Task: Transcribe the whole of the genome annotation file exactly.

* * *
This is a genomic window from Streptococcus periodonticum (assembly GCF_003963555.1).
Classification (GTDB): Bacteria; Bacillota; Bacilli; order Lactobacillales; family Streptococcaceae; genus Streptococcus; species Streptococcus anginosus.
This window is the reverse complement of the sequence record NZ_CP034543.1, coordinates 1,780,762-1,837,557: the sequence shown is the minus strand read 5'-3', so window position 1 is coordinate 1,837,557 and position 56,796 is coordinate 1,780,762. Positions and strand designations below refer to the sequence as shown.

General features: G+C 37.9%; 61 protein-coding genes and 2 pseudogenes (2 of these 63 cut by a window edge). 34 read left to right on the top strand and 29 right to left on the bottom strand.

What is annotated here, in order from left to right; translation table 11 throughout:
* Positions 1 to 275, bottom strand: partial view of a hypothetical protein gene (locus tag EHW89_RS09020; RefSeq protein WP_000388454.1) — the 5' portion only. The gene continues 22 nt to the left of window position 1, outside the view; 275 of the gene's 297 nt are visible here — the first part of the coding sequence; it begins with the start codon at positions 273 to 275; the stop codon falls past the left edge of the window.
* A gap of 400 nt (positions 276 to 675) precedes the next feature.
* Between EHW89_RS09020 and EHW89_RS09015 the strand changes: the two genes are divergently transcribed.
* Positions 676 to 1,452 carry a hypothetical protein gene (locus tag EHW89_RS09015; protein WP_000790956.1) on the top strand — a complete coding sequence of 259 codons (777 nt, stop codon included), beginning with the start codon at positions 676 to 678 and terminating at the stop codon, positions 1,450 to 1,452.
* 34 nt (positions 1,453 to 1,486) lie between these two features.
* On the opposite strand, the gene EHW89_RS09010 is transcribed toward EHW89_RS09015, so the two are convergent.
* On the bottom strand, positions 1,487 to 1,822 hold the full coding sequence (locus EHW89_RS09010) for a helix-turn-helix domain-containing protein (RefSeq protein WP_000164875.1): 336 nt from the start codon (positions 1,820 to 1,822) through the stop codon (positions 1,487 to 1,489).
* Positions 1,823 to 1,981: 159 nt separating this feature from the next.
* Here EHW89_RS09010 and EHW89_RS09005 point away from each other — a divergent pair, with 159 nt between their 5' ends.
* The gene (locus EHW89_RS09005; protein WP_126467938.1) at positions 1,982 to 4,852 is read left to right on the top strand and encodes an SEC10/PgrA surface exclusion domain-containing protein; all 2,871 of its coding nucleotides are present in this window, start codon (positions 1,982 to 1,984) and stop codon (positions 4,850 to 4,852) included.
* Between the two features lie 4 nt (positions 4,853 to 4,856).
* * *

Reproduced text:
This is a genomic window from Streptococcus periodonticum (assembly GCF_003963555.1).
Classification (GTDB): Bacteria; Bacillota; Bacilli; order Lactobacillales; family Streptococcaceae; genus Streptococcus; species Streptococcus anginosus.
This window is the reverse complement of the sequence record NZ_CP034543.1, coordinates 1,780,762-1,837,557: the sequence shown is the minus strand read 5'-3', so window position 1 is coordinate 1,837,557 and position 56,796 is coordinate 1,780,762. Positions and strand designations below refer to the sequence as shown.

General features: G+C 37.9%; 61 protein-coding genes and 2 pseudogenes (2 of these 63 cut by a window edge). 34 read left to right on the top strand and 29 right to left on the bottom strand.

What is annotated here, in order from left to right; translation table 11 throughout:
* Positions 1 to 275, bottom strand: partial view of a hypothetical protein gene (locus tag EHW89_RS09020; RefSeq protein WP_000388454.1) — the 5' portion only. The gene continues 22 nt to the left of window position 1, outside the view; 275 of the gene's 297 nt are visible here — the first part of the coding sequence; it begins with the start codon at positions 273 to 275; the stop codon falls past the left edge of the window.
* A gap of 400 nt (positions 276 to 675) precedes the next feature.
* Between EHW89_RS09020 and EHW89_RS09015 the strand changes: the two genes are divergently transcribed.
* Positions 676 to 1,452 carry a hypothetical protein gene (locus tag EHW89_RS09015; protein WP_000790956.1) on the top strand — a complete coding sequence of 259 codons (777 nt, stop codon included), beginning with the start codon at positions 676 to 678 and terminating at the stop codon, positions 1,450 to 1,452.
* 34 nt (positions 1,453 to 1,486) lie between these two features.
* On the opposite strand, the gene EHW89_RS09010 is transcribed toward EHW89_RS09015, so the two are convergent.
* On the bottom strand, positions 1,487 to 1,822 hold the full coding sequence (locus EHW89_RS09010) for a helix-turn-helix domain-containing protein (RefSeq protein WP_000164875.1): 336 nt from the start codon (positions 1,820 to 1,822) through the stop codon (positions 1,487 to 1,489).
* Positions 1,823 to 1,981: 159 nt separating this feature from the next.
* Here EHW89_RS09010 and EHW89_RS09005 point away from each other — a divergent pair, with 159 nt between their 5' ends.
* The gene (locus EHW89_RS09005; protein WP_126467938.1) at positions 1,982 to 4,852 is read left to right on the top strand and encodes an SEC10/PgrA surface exclusion domain-containing protein; all 2,871 of its coding nucleotides are present in this window, start codon (positions 1,982 to 1,984) and stop codon (positions 4,850 to 4,852) included.
* Between the two features lie 4 nt (positions 4,853 to 4,856).